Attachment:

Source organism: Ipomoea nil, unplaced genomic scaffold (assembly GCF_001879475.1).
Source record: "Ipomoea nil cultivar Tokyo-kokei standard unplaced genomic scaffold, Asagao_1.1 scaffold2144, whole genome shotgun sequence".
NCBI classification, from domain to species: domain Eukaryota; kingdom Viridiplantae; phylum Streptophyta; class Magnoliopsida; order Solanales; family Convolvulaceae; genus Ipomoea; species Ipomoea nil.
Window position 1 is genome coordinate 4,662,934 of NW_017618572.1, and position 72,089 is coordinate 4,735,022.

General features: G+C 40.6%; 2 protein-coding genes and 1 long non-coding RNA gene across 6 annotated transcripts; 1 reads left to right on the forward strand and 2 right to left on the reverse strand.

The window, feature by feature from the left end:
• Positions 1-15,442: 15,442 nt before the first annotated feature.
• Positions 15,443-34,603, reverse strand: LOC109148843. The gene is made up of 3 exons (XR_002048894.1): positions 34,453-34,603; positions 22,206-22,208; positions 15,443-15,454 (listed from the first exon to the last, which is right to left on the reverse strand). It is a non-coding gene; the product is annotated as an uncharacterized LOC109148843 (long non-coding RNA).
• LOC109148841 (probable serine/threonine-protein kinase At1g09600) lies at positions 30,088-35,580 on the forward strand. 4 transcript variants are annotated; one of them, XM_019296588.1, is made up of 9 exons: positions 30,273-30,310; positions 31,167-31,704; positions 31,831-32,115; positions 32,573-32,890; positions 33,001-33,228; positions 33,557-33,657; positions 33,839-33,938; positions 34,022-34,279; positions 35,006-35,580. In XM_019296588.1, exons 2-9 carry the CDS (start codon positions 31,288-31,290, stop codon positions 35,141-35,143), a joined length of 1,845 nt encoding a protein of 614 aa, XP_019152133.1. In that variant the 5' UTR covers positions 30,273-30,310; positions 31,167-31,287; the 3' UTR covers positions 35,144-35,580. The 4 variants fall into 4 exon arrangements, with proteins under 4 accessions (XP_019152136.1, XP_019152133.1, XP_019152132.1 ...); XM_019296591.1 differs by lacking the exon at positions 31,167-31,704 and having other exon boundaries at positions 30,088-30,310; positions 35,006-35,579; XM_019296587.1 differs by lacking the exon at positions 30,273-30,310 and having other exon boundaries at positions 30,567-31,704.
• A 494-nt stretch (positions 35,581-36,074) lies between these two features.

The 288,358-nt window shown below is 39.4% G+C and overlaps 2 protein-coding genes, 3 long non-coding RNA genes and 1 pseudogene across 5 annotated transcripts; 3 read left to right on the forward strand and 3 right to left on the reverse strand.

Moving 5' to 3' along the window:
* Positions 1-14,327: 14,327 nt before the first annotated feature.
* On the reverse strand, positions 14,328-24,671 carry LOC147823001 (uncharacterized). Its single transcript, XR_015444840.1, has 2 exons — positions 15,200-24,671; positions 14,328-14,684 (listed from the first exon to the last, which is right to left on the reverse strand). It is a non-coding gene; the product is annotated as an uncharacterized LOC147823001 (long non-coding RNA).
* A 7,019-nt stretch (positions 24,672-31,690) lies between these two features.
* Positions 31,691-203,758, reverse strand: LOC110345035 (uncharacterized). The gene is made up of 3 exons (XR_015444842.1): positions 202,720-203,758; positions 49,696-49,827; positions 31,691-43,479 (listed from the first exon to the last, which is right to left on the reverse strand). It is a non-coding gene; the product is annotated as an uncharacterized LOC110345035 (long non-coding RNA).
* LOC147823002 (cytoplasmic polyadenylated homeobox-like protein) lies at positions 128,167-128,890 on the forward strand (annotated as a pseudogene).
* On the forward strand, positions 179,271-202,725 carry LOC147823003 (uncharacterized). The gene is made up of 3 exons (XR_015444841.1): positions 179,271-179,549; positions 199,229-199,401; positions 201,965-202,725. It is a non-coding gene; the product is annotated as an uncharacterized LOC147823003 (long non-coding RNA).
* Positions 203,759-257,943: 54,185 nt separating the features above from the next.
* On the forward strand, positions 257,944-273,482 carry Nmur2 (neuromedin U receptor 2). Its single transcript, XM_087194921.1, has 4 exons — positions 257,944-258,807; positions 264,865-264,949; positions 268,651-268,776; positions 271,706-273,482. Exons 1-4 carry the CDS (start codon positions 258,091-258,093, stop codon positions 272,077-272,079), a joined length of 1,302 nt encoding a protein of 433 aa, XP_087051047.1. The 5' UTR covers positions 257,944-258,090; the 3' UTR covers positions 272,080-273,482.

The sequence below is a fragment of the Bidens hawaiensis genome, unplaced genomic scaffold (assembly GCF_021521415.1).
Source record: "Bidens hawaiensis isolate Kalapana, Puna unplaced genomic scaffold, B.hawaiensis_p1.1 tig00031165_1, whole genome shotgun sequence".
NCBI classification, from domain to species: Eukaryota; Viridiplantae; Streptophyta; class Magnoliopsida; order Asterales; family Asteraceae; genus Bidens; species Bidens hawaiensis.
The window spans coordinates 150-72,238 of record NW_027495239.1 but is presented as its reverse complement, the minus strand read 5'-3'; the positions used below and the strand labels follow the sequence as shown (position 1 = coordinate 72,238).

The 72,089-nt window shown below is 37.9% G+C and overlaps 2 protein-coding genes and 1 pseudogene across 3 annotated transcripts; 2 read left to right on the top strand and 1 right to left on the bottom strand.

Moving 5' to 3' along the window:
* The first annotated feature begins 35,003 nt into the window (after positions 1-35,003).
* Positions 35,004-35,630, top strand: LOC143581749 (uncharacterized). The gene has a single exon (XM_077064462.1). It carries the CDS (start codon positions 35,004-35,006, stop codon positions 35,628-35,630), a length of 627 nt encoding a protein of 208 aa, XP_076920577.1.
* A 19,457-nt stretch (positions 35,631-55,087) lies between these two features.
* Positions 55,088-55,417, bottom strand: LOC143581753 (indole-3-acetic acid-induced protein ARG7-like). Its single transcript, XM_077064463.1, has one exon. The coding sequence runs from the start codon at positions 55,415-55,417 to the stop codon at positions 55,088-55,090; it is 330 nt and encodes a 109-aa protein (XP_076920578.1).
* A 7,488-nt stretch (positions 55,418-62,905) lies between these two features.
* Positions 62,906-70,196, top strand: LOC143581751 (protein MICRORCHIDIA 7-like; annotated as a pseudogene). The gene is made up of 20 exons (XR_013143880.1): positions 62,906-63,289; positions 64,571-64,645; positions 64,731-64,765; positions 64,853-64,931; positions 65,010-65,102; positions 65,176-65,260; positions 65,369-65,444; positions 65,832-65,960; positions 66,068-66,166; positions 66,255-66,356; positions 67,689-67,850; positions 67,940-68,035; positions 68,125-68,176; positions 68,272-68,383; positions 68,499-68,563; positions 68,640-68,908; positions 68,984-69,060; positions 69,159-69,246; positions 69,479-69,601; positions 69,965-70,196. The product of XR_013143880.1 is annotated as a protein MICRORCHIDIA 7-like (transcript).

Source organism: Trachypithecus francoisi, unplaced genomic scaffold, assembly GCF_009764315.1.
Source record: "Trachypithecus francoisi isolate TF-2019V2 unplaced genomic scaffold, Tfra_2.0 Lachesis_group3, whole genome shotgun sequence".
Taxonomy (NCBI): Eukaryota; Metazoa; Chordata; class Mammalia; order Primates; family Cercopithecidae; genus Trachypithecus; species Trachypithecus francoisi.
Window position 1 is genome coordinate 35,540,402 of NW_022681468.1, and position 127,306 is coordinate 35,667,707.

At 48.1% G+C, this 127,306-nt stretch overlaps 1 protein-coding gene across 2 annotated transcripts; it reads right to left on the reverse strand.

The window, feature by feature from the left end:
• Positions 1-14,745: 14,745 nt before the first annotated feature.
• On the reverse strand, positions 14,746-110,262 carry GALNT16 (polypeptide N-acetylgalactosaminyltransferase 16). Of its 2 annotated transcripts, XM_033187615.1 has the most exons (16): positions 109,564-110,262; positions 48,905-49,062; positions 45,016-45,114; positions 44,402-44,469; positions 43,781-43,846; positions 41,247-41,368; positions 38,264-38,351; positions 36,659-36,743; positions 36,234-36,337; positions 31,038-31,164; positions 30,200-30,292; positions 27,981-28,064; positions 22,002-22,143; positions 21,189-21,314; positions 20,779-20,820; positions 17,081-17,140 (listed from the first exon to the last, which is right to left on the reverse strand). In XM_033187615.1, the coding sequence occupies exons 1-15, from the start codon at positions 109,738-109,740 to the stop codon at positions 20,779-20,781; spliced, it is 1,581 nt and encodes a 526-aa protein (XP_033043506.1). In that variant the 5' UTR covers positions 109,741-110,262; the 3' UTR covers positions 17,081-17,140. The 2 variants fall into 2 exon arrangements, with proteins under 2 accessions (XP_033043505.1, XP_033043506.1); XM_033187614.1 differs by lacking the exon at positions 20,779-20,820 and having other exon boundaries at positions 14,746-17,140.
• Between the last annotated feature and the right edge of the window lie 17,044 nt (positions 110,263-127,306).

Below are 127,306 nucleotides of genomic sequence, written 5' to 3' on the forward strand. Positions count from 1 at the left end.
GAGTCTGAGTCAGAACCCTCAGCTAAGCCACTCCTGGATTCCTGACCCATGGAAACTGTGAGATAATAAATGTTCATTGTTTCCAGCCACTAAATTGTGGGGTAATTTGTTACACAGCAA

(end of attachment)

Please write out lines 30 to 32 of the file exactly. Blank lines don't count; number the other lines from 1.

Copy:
* Positions 55,088-55,417, bottom strand: LOC143581753 (indole-3-acetic acid-induced protein ARG7-like). Its single transcript, XM_077064463.1, has one exon. The coding sequence runs from the start codon at positions 55,415-55,417 to the stop codon at positions 55,088-55,090; it is 330 nt and encodes a 109-aa protein (XP_076920578.1).
* A 7,488-nt stretch (positions 55,418-62,905) lies between these two features.
* Positions 62,906-70,196, top strand: LOC143581751 (protein MICRORCHIDIA 7-like; annotated as a pseudogene). The gene is made up of 20 exons (XR_013143880.1): positions 62,906-63,289; positions 64,571-64,645; positions 64,731-64,765; positions 64,853-64,931; positions 65,010-65,102; positions 65,176-65,260; positions 65,369-65,444; positions 65,832-65,960; positions 66,068-66,166; positions 66,255-66,356; positions 67,689-67,850; positions 67,940-68,035; positions 68,125-68,176; positions 68,272-68,383; positions 68,499-68,563; positions 68,640-68,908; positions 68,984-69,060; positions 69,159-69,246; positions 69,479-69,601; positions 69,965-70,196. The product of XR_013143880.1 is annotated as a protein MICRORCHIDIA 7-like (transcript).